Our investment advisory and management services are provided through our subsidiary, Financial Engines Advisors L.L.C., a federally registered investment adviser. References in this press release to “Financial Engines,” “our company,” “the Company,” “we,” “us” and “our” refer to Financial Engines, Inc. and its consolidated subsidiaries during the periods presented unless the context requires otherwise.

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Smith not shy of putting his money where his mouth is

Fund managers of the City, brace yourselves. If Terry Smith brings the same pugilistic style of leadership to Fundsmith, his latest venture, as he did to the world of interdealer broking, a sedate corner of the Square Mile is in for a rude awakening.

Next week, Mr Smith will barge his way through the door of the fund management industry, pledging to repair a “broken” sector that he argues is “congested with investment managers; from the mediocre to the downright bad with a mania for charging high fees, thereby eroding returns and seldom beating the index”.

Never one to mince his words, Mr Smith has had the sector in his crosshairs for some time. Top of his list of complaints is the fee model employed by fund managers: in presentations due to take place in the coming days, more than a few jaws will hit the floor as he outlines plans to scrap the traditional template for charging clients altogether.

According to a teaser document circulated among prospective investors ahead of a formal launch of the fund next month, Fundsmith will invest in equities characterised by their high return on operating capital; the high barriers to entry and resilience to change of the sectors in which they operate; an absence of leverage required to generate returns; and growth driven by reinvesting cash flows at high rates of return.

That is likely to mean creating a portfolio of about 20 “high-quality, resilient, global growth companies”, according to people briefed on the new firm’s plans.

Mr Smith intends to address the perennial criticism of fund managers as fickle custodians of clients’ money by committing not to establish another equity fund beyond the initial Fundsmith launch.

In spite of its name, the firm will not only be about its founder. Mr Smith has recruited a senior team to work alongside him, including several former colleagues at Collins Stewart, the stockbroker he built up into one of the City’s largest. I’m also told that Simon Godwin, previously of BNP Paribas and Schroders, will act as the venture’s chief bean-counter.

They may find it difficult to rein in their boss’s enthusiasm. Tackling head-on what he sees as a bloated, usurious industry is a logical next challenge for Mr Smith, who made a name for himself in 1992 when Accounting for Growth, his best-selling book on corporate accounting, got him fired by UBS.

If Fundsmith serves the wider purpose of driving down fees and livening up some of the more indolent fund managers, investors everywhere will owe its founder a debt of gratitude.

After selling his remaining stake in Collins Stewart last week and earmarking the £7m in proceeds for his new firm, nobody could accuse Mr Smith of failing to put his money where his mouth is.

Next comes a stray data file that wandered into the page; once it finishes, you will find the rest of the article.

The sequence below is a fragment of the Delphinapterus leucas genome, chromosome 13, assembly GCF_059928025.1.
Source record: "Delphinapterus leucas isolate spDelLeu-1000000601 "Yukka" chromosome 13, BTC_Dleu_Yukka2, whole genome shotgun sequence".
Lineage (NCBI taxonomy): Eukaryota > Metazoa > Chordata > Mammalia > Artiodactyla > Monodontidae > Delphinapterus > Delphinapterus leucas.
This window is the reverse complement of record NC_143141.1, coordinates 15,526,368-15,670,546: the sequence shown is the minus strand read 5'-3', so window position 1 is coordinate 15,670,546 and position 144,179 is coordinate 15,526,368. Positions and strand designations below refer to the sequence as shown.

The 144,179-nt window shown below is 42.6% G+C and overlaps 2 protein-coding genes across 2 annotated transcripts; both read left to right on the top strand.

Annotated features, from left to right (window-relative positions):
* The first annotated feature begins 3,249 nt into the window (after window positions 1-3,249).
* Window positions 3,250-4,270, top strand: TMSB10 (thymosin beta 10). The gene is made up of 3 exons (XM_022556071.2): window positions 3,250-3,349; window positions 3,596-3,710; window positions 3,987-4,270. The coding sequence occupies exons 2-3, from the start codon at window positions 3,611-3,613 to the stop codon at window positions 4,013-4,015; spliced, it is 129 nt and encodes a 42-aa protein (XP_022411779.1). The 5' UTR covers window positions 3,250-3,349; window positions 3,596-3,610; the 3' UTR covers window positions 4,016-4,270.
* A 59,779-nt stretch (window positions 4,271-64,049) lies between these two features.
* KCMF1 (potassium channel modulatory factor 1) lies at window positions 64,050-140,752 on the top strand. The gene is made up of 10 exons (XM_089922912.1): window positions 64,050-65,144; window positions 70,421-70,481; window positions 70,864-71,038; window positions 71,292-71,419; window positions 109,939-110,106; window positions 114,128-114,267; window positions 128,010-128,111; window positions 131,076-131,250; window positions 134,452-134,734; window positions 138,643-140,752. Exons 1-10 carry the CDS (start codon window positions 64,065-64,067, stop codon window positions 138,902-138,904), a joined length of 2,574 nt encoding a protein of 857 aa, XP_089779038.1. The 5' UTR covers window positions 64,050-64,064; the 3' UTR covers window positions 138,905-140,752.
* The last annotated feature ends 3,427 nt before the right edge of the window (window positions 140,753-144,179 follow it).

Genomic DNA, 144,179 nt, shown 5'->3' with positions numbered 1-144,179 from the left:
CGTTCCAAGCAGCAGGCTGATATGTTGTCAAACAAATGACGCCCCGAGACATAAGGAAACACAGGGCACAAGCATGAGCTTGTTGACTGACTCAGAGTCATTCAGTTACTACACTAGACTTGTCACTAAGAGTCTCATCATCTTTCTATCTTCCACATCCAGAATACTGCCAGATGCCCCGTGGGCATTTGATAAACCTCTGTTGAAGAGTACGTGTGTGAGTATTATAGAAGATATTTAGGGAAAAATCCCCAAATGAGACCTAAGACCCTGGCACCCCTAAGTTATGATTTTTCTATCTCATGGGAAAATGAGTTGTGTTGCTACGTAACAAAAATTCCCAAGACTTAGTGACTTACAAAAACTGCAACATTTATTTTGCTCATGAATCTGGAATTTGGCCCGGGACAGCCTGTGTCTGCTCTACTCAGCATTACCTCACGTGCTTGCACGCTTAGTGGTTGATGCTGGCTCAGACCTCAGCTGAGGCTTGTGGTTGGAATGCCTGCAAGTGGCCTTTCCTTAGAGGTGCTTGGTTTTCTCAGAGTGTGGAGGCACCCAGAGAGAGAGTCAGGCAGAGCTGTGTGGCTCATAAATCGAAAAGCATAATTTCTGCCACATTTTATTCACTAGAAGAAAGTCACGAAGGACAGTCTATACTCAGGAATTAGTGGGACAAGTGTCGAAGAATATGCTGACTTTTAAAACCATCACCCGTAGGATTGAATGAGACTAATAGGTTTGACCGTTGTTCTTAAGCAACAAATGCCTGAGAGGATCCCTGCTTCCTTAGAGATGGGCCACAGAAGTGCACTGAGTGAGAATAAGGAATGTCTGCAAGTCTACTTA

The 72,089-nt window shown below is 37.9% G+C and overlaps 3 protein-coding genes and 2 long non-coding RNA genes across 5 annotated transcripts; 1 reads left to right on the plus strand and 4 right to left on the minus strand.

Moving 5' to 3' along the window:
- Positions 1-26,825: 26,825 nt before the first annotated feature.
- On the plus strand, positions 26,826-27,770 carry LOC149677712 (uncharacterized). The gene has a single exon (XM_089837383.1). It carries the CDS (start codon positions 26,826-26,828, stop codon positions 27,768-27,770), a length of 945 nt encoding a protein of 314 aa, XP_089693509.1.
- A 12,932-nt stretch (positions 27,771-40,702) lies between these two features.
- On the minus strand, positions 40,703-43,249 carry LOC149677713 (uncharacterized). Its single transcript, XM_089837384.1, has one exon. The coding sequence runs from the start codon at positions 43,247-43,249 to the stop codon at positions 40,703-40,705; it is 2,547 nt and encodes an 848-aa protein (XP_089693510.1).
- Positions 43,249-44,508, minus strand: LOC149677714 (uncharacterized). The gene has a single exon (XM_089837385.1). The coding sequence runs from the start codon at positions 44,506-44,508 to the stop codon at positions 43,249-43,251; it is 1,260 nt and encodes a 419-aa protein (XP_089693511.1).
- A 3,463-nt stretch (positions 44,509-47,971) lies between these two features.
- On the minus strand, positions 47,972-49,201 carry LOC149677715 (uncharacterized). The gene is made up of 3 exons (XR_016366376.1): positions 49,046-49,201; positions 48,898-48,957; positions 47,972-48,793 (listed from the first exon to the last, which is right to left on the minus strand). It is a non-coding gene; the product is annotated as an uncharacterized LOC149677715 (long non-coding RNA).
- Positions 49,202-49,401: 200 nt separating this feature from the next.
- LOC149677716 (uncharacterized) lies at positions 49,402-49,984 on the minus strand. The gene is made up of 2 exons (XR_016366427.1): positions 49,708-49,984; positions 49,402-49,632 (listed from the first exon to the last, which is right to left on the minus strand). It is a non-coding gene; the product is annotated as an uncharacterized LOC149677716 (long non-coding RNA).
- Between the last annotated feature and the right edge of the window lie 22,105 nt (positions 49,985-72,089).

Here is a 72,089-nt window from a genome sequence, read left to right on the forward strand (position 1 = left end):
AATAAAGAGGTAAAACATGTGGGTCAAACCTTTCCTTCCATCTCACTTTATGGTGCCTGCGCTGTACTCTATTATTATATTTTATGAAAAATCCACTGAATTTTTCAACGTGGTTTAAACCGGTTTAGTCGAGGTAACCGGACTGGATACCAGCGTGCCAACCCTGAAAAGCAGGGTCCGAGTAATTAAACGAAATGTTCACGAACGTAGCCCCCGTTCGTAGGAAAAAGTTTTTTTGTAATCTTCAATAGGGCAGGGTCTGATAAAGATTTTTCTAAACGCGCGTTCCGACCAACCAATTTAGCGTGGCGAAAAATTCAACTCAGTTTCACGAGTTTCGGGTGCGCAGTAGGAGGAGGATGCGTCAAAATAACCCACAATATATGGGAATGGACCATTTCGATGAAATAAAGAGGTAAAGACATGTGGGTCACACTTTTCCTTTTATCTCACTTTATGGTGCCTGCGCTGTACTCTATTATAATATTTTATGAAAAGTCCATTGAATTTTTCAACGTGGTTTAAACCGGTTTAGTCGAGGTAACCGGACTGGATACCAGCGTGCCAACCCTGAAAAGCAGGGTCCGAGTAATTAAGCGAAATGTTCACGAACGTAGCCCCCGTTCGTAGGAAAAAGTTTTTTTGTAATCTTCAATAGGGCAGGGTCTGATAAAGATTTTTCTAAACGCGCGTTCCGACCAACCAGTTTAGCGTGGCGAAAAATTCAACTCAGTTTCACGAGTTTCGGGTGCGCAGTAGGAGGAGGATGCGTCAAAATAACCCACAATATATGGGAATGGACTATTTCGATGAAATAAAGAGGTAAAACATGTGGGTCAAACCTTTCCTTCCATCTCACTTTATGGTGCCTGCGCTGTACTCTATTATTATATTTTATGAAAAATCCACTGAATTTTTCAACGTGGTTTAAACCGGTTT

Haunted by Tucker

Mark Tucker’s first act when he took the helm at AIA during the summer was to raid his former employer, Prudential, and recruit his erstwhile secretary.

After this week’s Hong Kong listing of the Asian arm of AIG (which saw a 17 per cent debut share rise) he may soon be targeting more lucrative prizes at the Pru.

AIA’s new chief can reflect on a satisfactory job to date, with almost a trillion dollars of demand chasing the available stock. Friday’s exercise of the green shoe option, making this the world’s third-biggest initial public offering, underlines the vast appetite for Asian growth stories.

People close to the Pru spent Friday arguing that the increase in the AIA share price offered vindication of its four-month pursuit of its Hong Kong-based peer and that the feelgood factor among Mr Tucker’s investors might rub off on it.

They are wrong – for two reasons. First, it could be argued that the soaring initial valuation of AIA only serves to remind the British life assurer of the value-creating opportunity on which it missed out through poor execution.

Second, a rising AIA share price would over the medium term leave the Pru looking increasingly vulnerable to a takeover bid.

Mr Tucker’s long association with Prudential might not yet have reached its final chapter.

Goldman coup

This week a significant piece of FTSE 100 broking business changed hands. I understand that Goldman Sachs was hired alongside Bank of America Merrill Lynch as joint corporate broker to InterContinental Hotels Group.

The appointment, which sees Goldman replacing JPMorgan Cazenove on the ticket, says much about the strategy of its London investment banking operations.

Last month, Goldman poached Philip Shelley, UBS’s co-head of corporate broking, to help lead its own business. Sensitive to the suggestion that it has sometimes served its own interests ahead of those of corporate clients, people close to Goldman say it is now accelerating efforts to forge closer relationships with a carefully selected cluster of blue-chip companies.

The bank now has 10 FTSE 100 broking mandates, including Anglo American, Diageo and HSBC. I suspect there will be a concerted effort to increase that number as Goldman attempts to turn the hors d’oeuvres of corporate broking relationships into the main course of more lucrative M&A and capital markets work.